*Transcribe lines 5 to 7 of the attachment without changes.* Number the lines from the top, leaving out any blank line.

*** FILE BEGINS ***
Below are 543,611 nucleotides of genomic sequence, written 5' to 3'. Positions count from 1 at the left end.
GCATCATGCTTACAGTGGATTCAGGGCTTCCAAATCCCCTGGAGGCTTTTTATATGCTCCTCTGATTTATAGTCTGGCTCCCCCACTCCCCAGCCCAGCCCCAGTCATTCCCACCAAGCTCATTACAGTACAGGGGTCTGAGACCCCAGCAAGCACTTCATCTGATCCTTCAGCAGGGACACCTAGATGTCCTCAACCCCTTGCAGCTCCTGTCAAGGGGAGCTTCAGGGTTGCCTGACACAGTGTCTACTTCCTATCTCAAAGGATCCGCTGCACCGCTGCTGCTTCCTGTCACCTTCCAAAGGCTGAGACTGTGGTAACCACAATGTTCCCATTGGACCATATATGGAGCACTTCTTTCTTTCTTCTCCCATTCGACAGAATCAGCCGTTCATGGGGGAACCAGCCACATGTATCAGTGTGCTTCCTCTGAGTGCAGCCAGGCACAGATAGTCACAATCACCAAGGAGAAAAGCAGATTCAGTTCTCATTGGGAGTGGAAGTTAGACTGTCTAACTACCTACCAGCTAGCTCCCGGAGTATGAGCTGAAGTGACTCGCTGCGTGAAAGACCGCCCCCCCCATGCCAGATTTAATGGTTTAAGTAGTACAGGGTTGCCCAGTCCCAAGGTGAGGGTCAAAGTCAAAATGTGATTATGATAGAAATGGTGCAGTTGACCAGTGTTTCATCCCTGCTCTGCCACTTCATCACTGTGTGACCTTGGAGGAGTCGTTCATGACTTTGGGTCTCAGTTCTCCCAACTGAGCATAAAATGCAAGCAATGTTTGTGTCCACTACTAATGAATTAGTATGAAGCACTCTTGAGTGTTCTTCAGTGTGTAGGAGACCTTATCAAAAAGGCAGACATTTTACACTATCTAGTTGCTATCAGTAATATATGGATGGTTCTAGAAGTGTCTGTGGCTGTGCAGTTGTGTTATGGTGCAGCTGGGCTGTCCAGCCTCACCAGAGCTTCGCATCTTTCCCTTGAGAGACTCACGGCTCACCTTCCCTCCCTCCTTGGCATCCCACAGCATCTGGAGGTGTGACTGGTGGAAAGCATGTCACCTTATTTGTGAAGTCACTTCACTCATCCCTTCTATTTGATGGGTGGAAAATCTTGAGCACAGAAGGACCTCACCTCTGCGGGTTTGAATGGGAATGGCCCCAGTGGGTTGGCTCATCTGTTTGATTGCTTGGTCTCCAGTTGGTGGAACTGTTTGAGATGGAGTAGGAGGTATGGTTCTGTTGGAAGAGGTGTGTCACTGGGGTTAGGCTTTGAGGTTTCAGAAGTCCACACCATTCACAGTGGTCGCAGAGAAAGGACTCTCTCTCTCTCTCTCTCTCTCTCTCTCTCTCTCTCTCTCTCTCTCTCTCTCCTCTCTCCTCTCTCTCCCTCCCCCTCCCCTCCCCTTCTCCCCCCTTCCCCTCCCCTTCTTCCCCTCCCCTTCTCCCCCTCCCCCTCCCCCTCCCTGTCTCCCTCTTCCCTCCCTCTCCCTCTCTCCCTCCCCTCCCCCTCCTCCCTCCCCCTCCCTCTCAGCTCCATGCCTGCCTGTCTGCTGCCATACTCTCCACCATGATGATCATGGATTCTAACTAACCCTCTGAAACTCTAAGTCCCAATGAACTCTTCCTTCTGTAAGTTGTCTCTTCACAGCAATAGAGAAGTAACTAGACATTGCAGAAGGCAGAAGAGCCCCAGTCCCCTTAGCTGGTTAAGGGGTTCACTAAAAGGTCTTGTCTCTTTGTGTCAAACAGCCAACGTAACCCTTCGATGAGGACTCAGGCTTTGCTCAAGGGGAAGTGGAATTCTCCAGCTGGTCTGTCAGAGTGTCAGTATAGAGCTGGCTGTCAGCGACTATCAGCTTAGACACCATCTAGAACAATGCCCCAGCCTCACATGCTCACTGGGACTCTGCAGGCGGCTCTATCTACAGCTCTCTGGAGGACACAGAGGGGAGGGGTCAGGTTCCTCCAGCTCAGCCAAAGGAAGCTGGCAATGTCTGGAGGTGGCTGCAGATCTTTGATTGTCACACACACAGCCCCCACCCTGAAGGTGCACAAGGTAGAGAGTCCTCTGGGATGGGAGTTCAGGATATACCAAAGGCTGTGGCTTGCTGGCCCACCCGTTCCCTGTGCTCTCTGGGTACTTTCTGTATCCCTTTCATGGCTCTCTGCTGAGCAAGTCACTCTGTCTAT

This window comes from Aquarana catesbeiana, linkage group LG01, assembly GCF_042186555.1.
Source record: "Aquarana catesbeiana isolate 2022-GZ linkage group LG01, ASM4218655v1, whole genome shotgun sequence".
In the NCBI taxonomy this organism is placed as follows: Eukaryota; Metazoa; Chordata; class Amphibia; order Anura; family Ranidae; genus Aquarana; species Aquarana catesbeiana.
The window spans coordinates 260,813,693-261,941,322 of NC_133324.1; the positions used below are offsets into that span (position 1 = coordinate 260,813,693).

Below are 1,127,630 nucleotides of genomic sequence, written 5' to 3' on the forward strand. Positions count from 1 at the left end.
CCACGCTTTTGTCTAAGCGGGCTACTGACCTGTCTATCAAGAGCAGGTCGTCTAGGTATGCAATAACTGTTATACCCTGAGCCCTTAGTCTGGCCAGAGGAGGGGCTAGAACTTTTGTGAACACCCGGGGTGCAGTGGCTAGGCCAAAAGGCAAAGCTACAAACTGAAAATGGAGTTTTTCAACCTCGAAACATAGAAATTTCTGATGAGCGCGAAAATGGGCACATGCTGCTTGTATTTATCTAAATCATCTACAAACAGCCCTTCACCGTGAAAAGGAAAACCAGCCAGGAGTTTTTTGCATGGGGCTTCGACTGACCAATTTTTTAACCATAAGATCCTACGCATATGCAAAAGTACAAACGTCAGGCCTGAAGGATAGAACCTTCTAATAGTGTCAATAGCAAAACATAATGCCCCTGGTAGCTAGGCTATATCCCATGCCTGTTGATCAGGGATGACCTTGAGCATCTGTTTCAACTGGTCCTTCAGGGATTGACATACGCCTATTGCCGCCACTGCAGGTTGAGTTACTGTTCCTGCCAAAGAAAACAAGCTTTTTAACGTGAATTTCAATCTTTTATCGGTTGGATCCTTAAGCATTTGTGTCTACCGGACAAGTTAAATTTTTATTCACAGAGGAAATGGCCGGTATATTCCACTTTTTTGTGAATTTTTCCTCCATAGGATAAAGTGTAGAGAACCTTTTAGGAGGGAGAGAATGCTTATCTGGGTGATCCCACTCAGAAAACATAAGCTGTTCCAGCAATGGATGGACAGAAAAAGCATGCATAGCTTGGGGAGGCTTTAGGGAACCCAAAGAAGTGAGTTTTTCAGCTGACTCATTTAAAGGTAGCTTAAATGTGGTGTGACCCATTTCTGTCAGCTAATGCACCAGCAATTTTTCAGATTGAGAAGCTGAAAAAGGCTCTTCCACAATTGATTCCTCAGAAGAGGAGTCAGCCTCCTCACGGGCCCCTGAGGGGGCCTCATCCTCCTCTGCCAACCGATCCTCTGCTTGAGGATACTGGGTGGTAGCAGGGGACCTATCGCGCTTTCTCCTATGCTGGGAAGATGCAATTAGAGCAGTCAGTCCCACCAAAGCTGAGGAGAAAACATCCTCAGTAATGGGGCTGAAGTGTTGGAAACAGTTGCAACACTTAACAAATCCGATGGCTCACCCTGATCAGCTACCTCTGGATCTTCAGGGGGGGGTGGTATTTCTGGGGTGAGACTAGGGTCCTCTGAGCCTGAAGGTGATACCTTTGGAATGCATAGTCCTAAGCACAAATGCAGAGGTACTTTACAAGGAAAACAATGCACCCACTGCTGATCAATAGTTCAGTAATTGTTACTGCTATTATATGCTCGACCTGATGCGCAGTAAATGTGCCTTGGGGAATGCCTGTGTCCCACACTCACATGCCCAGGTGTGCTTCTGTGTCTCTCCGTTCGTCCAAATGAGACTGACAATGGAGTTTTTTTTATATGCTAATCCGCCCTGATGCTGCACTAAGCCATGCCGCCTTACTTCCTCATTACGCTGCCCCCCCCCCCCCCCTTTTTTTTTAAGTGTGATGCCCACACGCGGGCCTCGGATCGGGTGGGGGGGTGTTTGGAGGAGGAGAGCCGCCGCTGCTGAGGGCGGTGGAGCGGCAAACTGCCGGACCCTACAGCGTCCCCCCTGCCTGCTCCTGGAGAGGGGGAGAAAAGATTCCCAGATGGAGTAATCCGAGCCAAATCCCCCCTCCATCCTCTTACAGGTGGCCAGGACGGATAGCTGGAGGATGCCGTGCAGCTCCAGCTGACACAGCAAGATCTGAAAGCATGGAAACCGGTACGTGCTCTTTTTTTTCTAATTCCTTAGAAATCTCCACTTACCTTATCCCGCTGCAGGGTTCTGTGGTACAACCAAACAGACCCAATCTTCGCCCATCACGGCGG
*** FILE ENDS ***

In the NCBI taxonomy this organism is placed as follows: Eukaryota; Metazoa; Chordata; class Amphibia; order Anura; family Ranidae; genus Aquarana; species Aquarana catesbeiana.
The window spans coordinates 260,813,693-261,941,322 of NC_133324.1; the positions used below are offsets into that span (position 1 = coordinate 260,813,693).

Below are 1,127,630 nucleotides of genomic sequence, written 5' to 3' on the forward strand. Positions count from 1 at the left end.